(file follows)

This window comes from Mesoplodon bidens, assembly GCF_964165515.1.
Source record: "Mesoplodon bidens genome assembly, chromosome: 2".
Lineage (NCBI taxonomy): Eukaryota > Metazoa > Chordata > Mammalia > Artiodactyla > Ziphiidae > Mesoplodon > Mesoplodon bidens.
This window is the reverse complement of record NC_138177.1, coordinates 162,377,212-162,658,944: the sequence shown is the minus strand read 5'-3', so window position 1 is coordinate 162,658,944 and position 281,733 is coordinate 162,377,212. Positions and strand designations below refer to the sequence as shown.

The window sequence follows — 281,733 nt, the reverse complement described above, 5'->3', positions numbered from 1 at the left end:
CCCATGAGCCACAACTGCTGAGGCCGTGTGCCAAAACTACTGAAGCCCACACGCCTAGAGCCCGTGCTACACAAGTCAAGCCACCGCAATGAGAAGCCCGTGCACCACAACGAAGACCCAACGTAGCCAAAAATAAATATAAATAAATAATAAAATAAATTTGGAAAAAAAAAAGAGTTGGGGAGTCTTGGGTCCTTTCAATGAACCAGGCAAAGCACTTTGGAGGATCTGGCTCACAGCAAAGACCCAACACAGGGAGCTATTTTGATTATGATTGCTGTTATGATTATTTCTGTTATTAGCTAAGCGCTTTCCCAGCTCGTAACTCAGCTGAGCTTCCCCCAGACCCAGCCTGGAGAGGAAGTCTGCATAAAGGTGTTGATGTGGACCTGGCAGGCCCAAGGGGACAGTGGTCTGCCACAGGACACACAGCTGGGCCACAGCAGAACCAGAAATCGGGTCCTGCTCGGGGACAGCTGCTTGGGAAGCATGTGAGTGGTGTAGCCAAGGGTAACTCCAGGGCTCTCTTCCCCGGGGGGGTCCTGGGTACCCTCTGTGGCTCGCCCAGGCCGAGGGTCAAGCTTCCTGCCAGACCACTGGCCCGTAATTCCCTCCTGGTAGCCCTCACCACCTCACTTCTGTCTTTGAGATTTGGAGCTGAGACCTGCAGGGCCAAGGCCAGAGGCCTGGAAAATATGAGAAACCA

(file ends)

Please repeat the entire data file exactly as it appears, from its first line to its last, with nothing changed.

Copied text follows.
This window comes from Mesoplodon bidens, assembly GCF_964165515.1.
Source record: "Mesoplodon bidens genome assembly, chromosome: 2".
Lineage (NCBI taxonomy): Eukaryota > Metazoa > Chordata > Mammalia > Artiodactyla > Ziphiidae > Mesoplodon > Mesoplodon bidens.
This window is the reverse complement of record NC_138177.1, coordinates 162,377,212-162,658,944: the sequence shown is the minus strand read 5'-3', so window position 1 is coordinate 162,658,944 and position 281,733 is coordinate 162,377,212. Positions and strand designations below refer to the sequence as shown.

The window sequence follows — 281,733 nt, the reverse complement described above, 5'->3', positions numbered from 1 at the left end:
CCCATGAGCCACAACTGCTGAGGCCGTGTGCCAAAACTACTGAAGCCCACACGCCTAGAGCCCGTGCTACACAAGTCAAGCCACCGCAATGAGAAGCCCGTGCACCACAACGAAGACCCAACGTAGCCAAAAATAAATATAAATAAATAATAAAATAAATTTGGAAAAAAAAAAGAGTTGGGGAGTCTTGGGTCCTTTCAATGAACCAGGCAAAGCACTTTGGAGGATCTGGCTCACAGCAAAGACCCAACACAGGGAGCTATTTTGATTATGATTGCTGTTATGATTATTTCTGTTATTAGCTAAGCGCTTTCCCAGCTCGTAACTCAGCTGAGCTTCCCCCAGACCCAGCCTGGAGAGGAAGTCTGCATAAAGGTGTTGATGTGGACCTGGCAGGCCCAAGGGGACAGTGGTCTGCCACAGGACACACAGCTGGGCCACAGCAGAACCAGAAATCGGGTCCTGCTCGGGGACAGCTGCTTGGGAAGCATGTGAGTGGTGTAGCCAAGGGTAACTCCAGGGCTCTCTTCCCCGGGGGGGTCCTGGGTACCCTCTGTGGCTCGCCCAGGCCGAGGGTCAAGCTTCCTGCCAGACCACTGGCCCGTAATTCCCTCCTGGTAGCCCTCACCACCTCACTTCTGTCTTTGAGATTTGGAGCTGAGACCTGCAGGGCCAAGGCCAGAGGCCTGGAAAATATGAGAAACCA